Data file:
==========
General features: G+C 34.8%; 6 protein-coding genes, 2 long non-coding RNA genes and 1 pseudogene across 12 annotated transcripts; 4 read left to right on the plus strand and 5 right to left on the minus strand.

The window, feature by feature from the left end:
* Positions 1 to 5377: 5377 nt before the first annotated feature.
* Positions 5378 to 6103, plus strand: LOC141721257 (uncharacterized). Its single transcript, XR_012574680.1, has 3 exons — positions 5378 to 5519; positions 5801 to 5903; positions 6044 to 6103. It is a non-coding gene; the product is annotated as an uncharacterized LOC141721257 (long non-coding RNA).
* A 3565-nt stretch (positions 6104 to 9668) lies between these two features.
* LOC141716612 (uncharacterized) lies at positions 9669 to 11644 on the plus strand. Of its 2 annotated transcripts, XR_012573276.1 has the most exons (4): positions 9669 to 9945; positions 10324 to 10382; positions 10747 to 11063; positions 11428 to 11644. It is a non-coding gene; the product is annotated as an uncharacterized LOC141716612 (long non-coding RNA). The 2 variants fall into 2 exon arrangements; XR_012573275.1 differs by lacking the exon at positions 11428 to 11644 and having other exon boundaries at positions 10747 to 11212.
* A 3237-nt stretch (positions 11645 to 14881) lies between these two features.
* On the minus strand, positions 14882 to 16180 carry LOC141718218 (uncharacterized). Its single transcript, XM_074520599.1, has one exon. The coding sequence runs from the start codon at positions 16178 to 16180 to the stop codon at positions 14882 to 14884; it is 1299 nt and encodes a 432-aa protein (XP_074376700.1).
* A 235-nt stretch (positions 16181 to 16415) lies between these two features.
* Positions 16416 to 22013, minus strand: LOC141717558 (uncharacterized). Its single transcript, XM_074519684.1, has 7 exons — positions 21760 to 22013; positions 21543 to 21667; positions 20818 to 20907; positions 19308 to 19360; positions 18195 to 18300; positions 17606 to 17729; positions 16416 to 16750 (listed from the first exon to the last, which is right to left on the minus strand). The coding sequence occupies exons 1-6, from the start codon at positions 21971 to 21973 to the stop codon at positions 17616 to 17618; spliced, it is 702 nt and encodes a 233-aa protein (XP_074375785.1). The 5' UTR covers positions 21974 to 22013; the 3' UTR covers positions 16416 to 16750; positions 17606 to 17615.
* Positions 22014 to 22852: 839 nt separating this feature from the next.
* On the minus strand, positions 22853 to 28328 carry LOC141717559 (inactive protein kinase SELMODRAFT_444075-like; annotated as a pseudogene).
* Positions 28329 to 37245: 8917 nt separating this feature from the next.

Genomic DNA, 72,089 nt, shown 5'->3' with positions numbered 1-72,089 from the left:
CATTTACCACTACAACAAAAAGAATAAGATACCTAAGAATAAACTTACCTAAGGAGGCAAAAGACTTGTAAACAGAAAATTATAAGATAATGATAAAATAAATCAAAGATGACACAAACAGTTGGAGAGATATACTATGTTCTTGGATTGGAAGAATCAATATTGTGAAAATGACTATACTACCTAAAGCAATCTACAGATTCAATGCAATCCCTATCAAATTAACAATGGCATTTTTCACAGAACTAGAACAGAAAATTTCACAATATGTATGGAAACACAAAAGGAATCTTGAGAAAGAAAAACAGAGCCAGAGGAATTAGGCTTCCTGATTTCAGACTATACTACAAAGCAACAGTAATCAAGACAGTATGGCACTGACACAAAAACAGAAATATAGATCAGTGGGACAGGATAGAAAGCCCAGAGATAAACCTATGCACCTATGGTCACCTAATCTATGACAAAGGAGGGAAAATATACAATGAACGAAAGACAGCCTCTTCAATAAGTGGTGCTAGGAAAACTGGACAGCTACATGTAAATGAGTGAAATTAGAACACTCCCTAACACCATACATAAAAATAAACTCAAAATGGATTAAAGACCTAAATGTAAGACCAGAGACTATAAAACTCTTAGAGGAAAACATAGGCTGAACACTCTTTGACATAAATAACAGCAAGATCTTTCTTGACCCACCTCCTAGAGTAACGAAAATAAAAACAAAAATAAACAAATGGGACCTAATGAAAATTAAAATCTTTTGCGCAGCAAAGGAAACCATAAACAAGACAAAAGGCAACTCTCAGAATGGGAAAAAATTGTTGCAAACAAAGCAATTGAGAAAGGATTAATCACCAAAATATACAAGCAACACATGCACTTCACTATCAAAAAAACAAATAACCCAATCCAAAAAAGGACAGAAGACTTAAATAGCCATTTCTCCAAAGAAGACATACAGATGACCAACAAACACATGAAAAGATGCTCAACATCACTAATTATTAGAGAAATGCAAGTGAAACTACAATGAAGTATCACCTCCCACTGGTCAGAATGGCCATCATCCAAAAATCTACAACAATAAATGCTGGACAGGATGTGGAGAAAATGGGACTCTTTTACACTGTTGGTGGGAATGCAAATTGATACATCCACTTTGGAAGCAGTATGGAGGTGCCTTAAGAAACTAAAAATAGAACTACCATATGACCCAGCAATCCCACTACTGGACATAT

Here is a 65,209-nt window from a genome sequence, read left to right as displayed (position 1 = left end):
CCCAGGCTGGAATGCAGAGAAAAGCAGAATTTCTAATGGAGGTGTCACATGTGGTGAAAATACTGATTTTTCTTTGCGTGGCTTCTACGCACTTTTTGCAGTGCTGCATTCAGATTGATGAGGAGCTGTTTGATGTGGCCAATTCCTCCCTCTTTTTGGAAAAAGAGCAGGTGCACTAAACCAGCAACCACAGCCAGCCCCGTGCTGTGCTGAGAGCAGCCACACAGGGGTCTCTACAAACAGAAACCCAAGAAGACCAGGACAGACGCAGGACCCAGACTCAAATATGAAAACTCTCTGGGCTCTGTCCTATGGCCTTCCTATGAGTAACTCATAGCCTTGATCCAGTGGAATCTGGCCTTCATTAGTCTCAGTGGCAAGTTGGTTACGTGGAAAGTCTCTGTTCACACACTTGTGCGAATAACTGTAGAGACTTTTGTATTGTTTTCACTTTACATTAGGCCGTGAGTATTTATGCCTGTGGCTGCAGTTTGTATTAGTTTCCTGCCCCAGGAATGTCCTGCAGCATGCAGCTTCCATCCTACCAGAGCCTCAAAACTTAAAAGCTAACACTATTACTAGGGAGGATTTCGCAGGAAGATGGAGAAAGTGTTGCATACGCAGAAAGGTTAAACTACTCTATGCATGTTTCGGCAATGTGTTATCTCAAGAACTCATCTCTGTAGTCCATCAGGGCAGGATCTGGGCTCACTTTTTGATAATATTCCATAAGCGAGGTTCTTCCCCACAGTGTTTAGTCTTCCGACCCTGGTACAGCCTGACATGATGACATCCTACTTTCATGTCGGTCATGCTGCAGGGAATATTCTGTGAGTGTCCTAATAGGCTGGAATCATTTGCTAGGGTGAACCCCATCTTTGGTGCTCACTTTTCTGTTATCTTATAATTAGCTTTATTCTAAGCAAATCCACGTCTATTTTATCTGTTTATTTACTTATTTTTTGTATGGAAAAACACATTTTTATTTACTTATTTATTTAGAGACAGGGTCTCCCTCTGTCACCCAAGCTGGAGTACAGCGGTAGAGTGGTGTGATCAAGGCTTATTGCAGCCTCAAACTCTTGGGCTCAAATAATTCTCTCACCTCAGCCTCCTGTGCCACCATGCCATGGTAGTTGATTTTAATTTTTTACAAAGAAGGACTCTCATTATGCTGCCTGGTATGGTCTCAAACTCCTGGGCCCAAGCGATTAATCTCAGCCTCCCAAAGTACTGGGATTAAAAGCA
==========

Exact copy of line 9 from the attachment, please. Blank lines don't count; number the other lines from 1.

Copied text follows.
* A 235-nt stretch (positions 16181 to 16415) lies between these two features.